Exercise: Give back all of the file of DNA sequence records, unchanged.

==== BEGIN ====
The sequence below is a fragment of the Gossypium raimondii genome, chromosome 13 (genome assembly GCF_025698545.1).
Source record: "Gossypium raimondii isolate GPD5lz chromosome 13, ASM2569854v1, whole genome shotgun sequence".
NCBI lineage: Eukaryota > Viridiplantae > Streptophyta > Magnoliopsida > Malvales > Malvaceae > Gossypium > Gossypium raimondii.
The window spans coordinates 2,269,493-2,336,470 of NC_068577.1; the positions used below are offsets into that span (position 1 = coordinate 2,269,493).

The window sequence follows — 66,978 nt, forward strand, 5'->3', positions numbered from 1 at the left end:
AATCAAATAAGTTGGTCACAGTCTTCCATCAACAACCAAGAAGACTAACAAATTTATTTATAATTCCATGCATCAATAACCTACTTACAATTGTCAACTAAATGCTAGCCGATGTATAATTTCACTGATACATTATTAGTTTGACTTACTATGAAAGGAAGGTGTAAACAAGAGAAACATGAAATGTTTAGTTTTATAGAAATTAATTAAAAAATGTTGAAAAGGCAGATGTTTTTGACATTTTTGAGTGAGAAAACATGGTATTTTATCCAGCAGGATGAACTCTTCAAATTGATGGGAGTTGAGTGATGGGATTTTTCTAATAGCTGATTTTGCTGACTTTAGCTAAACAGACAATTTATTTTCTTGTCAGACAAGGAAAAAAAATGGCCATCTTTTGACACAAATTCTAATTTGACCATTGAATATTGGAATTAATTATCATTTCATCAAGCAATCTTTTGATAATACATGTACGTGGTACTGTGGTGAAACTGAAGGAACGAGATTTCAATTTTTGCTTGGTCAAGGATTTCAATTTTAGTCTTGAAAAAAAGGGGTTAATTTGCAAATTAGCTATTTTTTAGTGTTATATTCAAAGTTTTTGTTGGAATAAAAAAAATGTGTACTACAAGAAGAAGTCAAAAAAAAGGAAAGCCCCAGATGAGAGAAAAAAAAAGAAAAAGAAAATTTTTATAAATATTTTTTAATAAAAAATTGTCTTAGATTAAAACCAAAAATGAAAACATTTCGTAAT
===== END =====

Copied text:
The sequence below is a fragment of the Gossypium raimondii genome, chromosome 13 (genome assembly GCF_025698545.1).
Source record: "Gossypium raimondii isolate GPD5lz chromosome 13, ASM2569854v1, whole genome shotgun sequence".
NCBI lineage: Eukaryota > Viridiplantae > Streptophyta > Magnoliopsida > Malvales > Malvaceae > Gossypium > Gossypium raimondii.
The window spans coordinates 2,269,493-2,336,470 of NC_068577.1; the positions used below are offsets into that span (position 1 = coordinate 2,269,493).

The window sequence follows — 66,978 nt, forward strand, 5'->3', positions numbered from 1 at the left end:
AATCAAATAAGTTGGTCACAGTCTTCCATCAACAACCAAGAAGACTAACAAATTTATTTATAATTCCATGCATCAATAACCTACTTACAATTGTCAACTAAATGCTAGCCGATGTATAATTTCACTGATACATTATTAGTTTGACTTACTATGAAAGGAAGGTGTAAACAAGAGAAACATGAAATGTTTAGTTTTATAGAAATTAATTAAAAAATGTTGAAAAGGCAGATGTTTTTGACATTTTTGAGTGAGAAAACATGGTATTTTATCCAGCAGGATGAACTCTTCAAATTGATGGGAGTTGAGTGATGGGATTTTTCTAATAGCTGATTTTGCTGACTTTAGCTAAACAGACAATTTATTTTCTTGTCAGACAAGGAAAAAAAATGGCCATCTTTTGACACAAATTCTAATTTGACCATTGAATATTGGAATTAATTATCATTTCATCAAGCAATCTTTTGATAATACATGTACGTGGTACTGTGGTGAAACTGAAGGAACGAGATTTCAATTTTTGCTTGGTCAAGGATTTCAATTTTAGTCTTGAAAAAAAGGGGTTAATTTGCAAATTAGCTATTTTTTAGTGTTATATTCAAAGTTTTTGTTGGAATAAAAAAAATGTGTACTACAAGAAGAAGTCAAAAAAAAGGAAAGCCCCAGATGAGAGAAAAAAAAAGAAAAAGAAAATTTTTATAAATATTTTTTAATAAAAAATTGTCTTAGATTAAAACCAAAAATGAAAACATTTCGTAAT